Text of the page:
Texas lawmakers are back, and so is abortion fight
In this Tuesday, June 25, 2013, file photo, Sen. Wendy Davis, D-Fort Worth, center, holds up two fingers to signal a "No" vote as the session where tshe tried to filibuster an abortion bill draws to a close, in Austin, Texas.
AUSTIN, Texas (AP) — Round two of Texas' fierce ideological battle over abortion limits began Monday, with demonstrators filling the state Capitol and riot police on standby less than a week after a Democratic filibuster and hundreds of raucous protesters threw the end of the first special session into chaos.
The Legislature's Republican majority has vowed to pass wide-ranging abortion restrictions quickly and easily this time, even as opponents mobilize for more protests.
"The world has seen images of pro-abortion activists screaming, cheering," Republican Gov. Rick Perry said. "Going forward, we have to match their intensity but do it with grace and civility."
Hundreds of abortion-rights groups gathered on the Capitol's front steps hours before a rally was scheduled to begin, while horse-mounted state troopers and police from as far away as Houston watched. More than 100 state police, many carrying helmets and truncheons, staged inside the Capitol building and newly erected crowd control barriers funneled visitors away from the entrances to the House and Senate chambers.
Opponents of the proposed law restricting where, when and how a woman may obtain an abortion wore orange T-shirts and prepared for a rally with national women's rights leaders. Supporters wore blue and recited the Lord's Prayer outside the Senate.
Lawmakers finished their regular session on May 27, but Perry called them back immediately for 30 more days to approve, among other things, the tight new limits on abortion.
On the extra session's last day, however, Democratic Sen. Wendy Davis of Fort Worth was on her feet for more than 12 hours — speaking most of that time — as Democrats used a filibuster to help kill the sweeping abortion bill.
As the midnight deadline loomed, Republicans used parliamentary technicalities to silence her, but hundreds of protesters in the public gallery and surrounding Capitol corridors cheered so loudly that senators on the floor weren't able to hear, and the bill died as the clock ran out.
The scene was chaotic enough that Sen. Donna Campbell, a New Braunfels Republican, called for the gallery to be cleared. With lawmakers now heading back, she said, "I believe more presence by law enforcement will help keep disruptive behavior from thwarting the democratic process."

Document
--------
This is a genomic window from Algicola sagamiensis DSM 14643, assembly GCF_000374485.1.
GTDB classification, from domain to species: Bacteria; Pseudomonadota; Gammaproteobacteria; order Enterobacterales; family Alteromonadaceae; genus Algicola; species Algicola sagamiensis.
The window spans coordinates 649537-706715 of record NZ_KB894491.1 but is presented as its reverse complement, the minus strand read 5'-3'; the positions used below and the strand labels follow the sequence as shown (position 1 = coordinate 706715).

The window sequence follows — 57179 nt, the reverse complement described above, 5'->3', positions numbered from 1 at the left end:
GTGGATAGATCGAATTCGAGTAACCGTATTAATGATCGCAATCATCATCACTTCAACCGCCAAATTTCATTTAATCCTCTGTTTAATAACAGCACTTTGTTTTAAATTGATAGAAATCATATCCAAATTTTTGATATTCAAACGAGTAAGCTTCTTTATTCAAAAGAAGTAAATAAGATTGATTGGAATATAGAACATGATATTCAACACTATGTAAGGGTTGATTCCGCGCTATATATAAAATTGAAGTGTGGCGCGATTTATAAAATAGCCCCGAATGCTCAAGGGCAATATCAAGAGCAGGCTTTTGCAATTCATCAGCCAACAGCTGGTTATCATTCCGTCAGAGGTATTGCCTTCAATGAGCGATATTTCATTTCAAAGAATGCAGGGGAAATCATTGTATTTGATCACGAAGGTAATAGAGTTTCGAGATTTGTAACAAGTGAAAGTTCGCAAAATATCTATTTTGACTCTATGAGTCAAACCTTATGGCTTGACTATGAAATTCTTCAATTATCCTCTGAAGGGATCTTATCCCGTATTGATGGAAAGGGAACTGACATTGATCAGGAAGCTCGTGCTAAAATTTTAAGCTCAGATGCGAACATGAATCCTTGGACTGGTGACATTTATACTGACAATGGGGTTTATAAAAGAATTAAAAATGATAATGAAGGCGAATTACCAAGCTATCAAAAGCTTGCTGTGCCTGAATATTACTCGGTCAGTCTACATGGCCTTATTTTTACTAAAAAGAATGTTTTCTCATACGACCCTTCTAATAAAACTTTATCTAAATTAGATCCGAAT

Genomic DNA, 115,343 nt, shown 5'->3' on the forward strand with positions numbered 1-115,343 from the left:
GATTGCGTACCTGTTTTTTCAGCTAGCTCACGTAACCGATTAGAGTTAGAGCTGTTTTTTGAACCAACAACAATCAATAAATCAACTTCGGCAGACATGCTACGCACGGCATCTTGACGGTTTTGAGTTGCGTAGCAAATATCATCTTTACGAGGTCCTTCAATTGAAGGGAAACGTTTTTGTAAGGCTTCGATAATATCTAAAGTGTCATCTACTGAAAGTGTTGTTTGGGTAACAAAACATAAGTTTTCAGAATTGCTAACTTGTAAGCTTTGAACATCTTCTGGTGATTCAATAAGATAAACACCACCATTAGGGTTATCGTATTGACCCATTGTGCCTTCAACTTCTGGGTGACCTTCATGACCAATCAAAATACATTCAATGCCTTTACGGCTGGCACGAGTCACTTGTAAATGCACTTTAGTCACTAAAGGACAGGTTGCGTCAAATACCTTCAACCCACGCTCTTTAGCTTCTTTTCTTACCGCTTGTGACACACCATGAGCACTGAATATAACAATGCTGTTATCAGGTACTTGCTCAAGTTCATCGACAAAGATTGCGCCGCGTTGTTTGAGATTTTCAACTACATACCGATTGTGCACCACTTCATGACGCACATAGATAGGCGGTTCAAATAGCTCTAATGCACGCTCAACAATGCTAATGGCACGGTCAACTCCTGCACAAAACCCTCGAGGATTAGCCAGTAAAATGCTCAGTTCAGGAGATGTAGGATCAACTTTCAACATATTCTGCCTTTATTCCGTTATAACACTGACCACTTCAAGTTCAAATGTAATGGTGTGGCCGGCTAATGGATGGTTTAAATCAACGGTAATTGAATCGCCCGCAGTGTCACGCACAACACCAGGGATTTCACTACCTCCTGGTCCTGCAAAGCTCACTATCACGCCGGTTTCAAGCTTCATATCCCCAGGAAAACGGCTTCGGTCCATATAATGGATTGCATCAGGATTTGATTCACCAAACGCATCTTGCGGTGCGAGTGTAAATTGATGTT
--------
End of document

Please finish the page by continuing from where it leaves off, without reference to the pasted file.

She said more families may turn up to express their views and "every Texan's voice deserves to be heard. Not just the noisiest and unruliest."
Lainie Duro sat on the Capitol floor at 8 a.m. Monday with a stack of feminist literature and sex education books.
"I'm always part of the unruly mob. We refuse to be ruled," she said. "Poor women, women of color, rural women. If they need abortion they will not be able to get an abortion. Health care in Texas is already difficult for people in poverty to access."
How much work lawmakers will accomplish Monday is unclear. They need a quorum to open the session. After that, all they can do is refer bills to committees. But lawmakers from both parties are likely to use the opening day to give speeches to their supporters.
Perry said he expects lawmakers to get their work done more quickly this time, making it harder for a filibuster to talk any proposed legislation to death.
"I want the Legislature to be getting work done that actually that they had, by and large, finished," he said.
House Speaker Joe Straus and Lt. Gov. David Dewhurst, who oversees the Senate, haven't revealed plans to do anything differently in the second special session — but it's lost on no one that moving through the process faster, and ensuring both chambers carry out final votes long before the end of the session, will limit Democratic stall tactics and make any possible filibuster moot because too much time would be left.
The legislative process now starts over, with lawmakers filing bills, committees holding public hearings on each, then passing them to both full chambers to consider. That means reviving the proposals Davis and the protesters killed: banning abortion after 20 weeks of pregnancy, requiring that the procedure be performed at ambulatory surgical centers, and mandating that doctors who perform abortions obtain admitting privileges at a hospital within 30 miles.
Supporters say such limits will safeguard women's health, but opponents argue the requirements are intended to stop abortions through over-regulation. Only five out of 42 clinics qualify as ambulatory surgical centers and they are located only in major metropolitan areas. Dewhurst has acknowledged that the ultimate goal is to shutter abortion clinics.
Davis, who donned pink tennis shoes for the marathon speech that made her an overnight political sensation nationwide, hasn't said if she would try something similar again. And, calling more special sessions has squashed Democratic stonewall tactics before.
In 2003, House Democrats fled to Oklahoma to keep the chamber from making quorum and passing new redistricting maps that benefited Republicans. When Perry called a first and then second special session, Senate Democrats headed to New Mexico. But the maps were approved during a third extra session that year.
Even so, Gilberto Hinojosa, chairman of the Texas Democratic Party, vowed: "As this last week has shown, we are ready to fight."
Associated Press writer Chris Tomlinson also contributed to this report.
House Bill 2: http://www.legis.state.tx.us/BillLookup/History.aspx?LegSess=832&Bill=HB2
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